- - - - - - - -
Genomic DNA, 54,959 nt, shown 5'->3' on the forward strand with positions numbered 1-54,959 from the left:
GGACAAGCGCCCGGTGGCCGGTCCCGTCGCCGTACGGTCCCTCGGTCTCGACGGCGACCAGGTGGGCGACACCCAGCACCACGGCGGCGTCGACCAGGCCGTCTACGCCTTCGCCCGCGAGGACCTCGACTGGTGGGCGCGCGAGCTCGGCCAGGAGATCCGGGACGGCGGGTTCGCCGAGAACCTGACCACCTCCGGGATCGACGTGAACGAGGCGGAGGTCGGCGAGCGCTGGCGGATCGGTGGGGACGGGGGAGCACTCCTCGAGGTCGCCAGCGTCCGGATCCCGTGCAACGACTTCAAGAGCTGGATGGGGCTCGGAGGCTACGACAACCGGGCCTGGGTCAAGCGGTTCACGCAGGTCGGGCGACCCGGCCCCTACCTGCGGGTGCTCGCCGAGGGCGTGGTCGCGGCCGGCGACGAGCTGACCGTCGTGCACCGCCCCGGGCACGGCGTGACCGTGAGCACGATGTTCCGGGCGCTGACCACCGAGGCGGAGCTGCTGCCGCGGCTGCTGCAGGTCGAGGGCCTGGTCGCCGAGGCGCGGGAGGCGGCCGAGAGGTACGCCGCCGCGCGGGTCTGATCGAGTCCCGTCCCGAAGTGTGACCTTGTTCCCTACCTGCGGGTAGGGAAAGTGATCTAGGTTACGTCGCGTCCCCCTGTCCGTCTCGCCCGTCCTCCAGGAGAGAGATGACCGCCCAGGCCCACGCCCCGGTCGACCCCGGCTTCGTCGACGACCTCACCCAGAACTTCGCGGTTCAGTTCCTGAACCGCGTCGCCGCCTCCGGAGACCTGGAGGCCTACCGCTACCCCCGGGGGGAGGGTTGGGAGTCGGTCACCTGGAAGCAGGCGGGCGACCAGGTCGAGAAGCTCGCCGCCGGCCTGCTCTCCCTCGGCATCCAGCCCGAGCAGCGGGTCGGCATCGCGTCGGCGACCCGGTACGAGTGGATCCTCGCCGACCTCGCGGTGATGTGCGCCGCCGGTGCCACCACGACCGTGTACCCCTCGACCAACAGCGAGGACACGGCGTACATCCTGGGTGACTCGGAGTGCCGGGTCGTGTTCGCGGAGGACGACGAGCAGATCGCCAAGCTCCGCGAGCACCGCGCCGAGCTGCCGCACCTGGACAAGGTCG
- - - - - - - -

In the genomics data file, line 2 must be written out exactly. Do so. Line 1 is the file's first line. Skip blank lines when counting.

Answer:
GGACAAGCGCCCGGTGGCCGGTCCCGTCGCCGTACGGTCCCTCGGTCTCGACGGCGACCAGGTGGGCGACACCCAGCACCACGGCGGCGTCGACCAGGCCGTCTACGCCTTCGCCCGCGAGGACCTCGACTGGTGGGCGCGCGAGCTCGGCCAGGAGATCCGGGACGGCGGGTTCGCCGAGAACCTGACCACCTCCGGGATCGACGTGAACGAGGCGGAGGTCGGCGAGCGCTGGCGGATCGGTGGGGACGGGGGAGCACTCCTCGAGGTCGCCAGCGTCCGGATCCCGTGCAACGACTTCAAGAGCTGGATGGGGCTCGGAGGCTACGACAACCGGGCCTGGGTCAAGCGGTTCACGCAGGTCGGGCGACCCGGCCCCTACCTGCGGGTGCTCGCCGAGGGCGTGGTCGCGGCCGGCGACGAGCTGACCGTCGTGCACCGCCCCGGGCACGGCGTGACCGTGAGCACGATGTTCCGGGCGCTGACCACCGAGGCGGAGCTGCTGCCGCGGCTGCTGCAGGTCGAGGGCCTGGTCGCCGAGGCGCGGGAGGCGGCCGAGAGGTACGCCGCCGCGCGGGTCTGATCGAGTCCCGTCCCGAAGTGTGACCTTGTTCCCTACCTGCGGGTAGGGAAAGTGATCTAGGTTACGTCGCGTCCCCCTGTCCGTCTCGCCCGTCCTCCAGGAGAGAGATGACCGCCCAGGCCCACGCCCCGGTCGACCCCGGCTTCGTCGACGACCTCACCCAGAACTTCGCGGTTCAGTTCCTGAACCGCGTCGCCGCCTCCGGAGACCTGGAGGCCTACCGCTACCCCCGGGGGGAGGGTTGGGAGTCGGTCACCTGGAAGCAGGCGGGCGACCAGGTCGAGAAGCTCGCCGCCGGCCTGCTCTCCCTCGGCATCCAGCCCGAGCAGCGGGTCGGCATCGCGTCGGCGACCCGGTACGAGTGGATCCTCGCCGACCTCGCGGTGATGTGCGCCGCCGGTGCCACCACGACCGTGTACCCCTCGACCAACAGCGAGGACACGGCGTACATCCTGGGTGACTCGGAGTGCCGGGTCGTGTTCGCGGAGGACGACGAGCAGATCGCCAAGCTCCGCGAGCACCGCGCCGAGCTGCCGCACCTGGACAAGGTCG